by Jeffery Kingry
Sentry Magazine, June 2000
Mark Twain once quipped, "If you find a shivering, starving dog, take him home to your hearth and make him prosperous, he will not bite you if you attempt to pick him up. This is the main difference between a man and a dog. "
Nothing hurts quite as much as a bite from a friend. One whom we trusted to "be there" in time of trouble, standing by to help. instead joins the enemy and attacks us in word and deed. God knows what that is like, "Even my close friend, in whom trusted. who ate my bread, has lifted up his heel against me" (Psalms 41:9). Indeed, we "crucify him afresh" upon the cross (Hebrews 6:6) when we sin. Yes, God knows the sick feeling of betrayal by those He thought better of.
Sometimes I get tired and discouraged. Unlike some among my brethren, I do not believe that to be a sinful state. Jesus was "a man of sorrows, well acquainted with grief" (Isaiah 53:3). Life is a lot like licking honey off a thorn, not as easy as we might wish it to be. However, "joy comes with the morning" (Psalms 30:5). No night of struggle with our demons of depression is an ultimate match for the hope of faith ... if we can just survive till morning. However, the hardest burdens to bear are those which fall upon us when we are least able to bear them -- when we are weakest, most downtrodden.
"Now as for me, I said in my prosperity, 'I will never be moved'"(Psalms 30:7). God knows how it is with men, that "the spirit is willing but the flesh is weak ..." (Mark 14:38)? It is easy enough "in time of prosperity" to declare, "Not me, Lord! Even though the others may fall away I will not!... Even if I have to die, I will never forsake you" (Mark 14:29-31)! But good intentions and fervor in good times do not prepare us the Gethsemane or Golgotha. The Lord knows this.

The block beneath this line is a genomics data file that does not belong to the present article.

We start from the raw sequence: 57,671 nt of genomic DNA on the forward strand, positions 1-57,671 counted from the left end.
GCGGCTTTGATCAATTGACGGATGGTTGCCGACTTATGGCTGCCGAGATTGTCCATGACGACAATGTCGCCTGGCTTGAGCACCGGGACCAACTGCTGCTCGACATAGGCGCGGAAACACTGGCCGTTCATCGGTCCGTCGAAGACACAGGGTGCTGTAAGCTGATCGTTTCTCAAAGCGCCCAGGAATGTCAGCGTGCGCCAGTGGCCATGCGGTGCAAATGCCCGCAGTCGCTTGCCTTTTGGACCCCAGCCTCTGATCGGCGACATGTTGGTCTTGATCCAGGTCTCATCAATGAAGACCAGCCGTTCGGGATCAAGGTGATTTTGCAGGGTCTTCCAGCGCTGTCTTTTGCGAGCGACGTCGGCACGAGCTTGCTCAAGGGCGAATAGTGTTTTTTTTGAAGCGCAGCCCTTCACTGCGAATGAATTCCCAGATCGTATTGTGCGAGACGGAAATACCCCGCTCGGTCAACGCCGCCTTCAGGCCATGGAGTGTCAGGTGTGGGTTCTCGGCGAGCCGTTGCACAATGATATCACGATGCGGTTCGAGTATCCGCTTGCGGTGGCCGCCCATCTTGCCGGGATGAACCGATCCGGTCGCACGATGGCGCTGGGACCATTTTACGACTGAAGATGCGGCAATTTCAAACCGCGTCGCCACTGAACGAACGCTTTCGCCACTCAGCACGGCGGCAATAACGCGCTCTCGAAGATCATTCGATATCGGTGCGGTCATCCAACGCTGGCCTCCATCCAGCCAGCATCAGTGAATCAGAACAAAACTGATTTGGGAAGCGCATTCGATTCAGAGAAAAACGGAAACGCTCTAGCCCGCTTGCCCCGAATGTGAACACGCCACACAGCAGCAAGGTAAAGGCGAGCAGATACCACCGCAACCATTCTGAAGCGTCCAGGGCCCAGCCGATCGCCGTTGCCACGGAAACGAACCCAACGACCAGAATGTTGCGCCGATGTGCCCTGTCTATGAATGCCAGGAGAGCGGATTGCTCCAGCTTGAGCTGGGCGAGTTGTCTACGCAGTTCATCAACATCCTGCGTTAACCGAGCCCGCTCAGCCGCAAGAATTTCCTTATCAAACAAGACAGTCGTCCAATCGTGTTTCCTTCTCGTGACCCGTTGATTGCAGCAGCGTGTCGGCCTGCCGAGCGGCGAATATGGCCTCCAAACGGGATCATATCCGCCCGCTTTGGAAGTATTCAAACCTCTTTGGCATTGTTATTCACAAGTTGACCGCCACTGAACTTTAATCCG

Depression hurts. When you know you cannot depend upon your friends, that your brethren will most certainly let you down, that good people sleep on, ignorant of your pain, distracted by their own concerns while you agonize, the pain is real and intense. "My soul is deeply grieved to the point of death. Remain here and keep watch with me" (Mark 14:34).
We expect friends, when we have made a mess of things, not to discard us as though we had done a permanent job of it. A true friend feels what we feel. A friend will see us through when others think we are through. He understands even if he might not approve, for he has gone through the same process. The Lord knows this. "For we have not a high priest which cannot be touched with the feeling of our infirmities; but was in all points tempted like as we are, yet without sin" (Hebrews 4:15).
"Being partakers of the divine nature" (II Peter 1:4) means more than merely having our doctrines straight. It is understanding - not a state achieved once by the intellect as one might come to realize a truth -- but a process (II Peter 1:5-8); a process of growth developed only by years of living by faith (I Peter 1:5).
God wants us to understand what it is like being God. He wants us to drink of His cup, and endure the immersion in suffering that He has endured (Matthew 20:22; Mark 10:38). The servant is not greater than the master. If Jesus learned obedience through the things which he suffered, shall we be exempt (Hebrews 5:8)? Do we wish to be treated as true sons and daughters of God. or bastards (Hebrews 12:8)?
The understanding found through endurance does not make the pain of betrayal and rejection go away. The lesson of the brass serpent in the wilderness (John 3:14; Numbers 21:9) is that the cure does not stop the pain, it just keeps the painful evil bite from being fatal.
No, we can count on a dog to be uncritically loyal and faithful. That is why he is called "Man's Best Friend." That is the major difference between a man and a dog.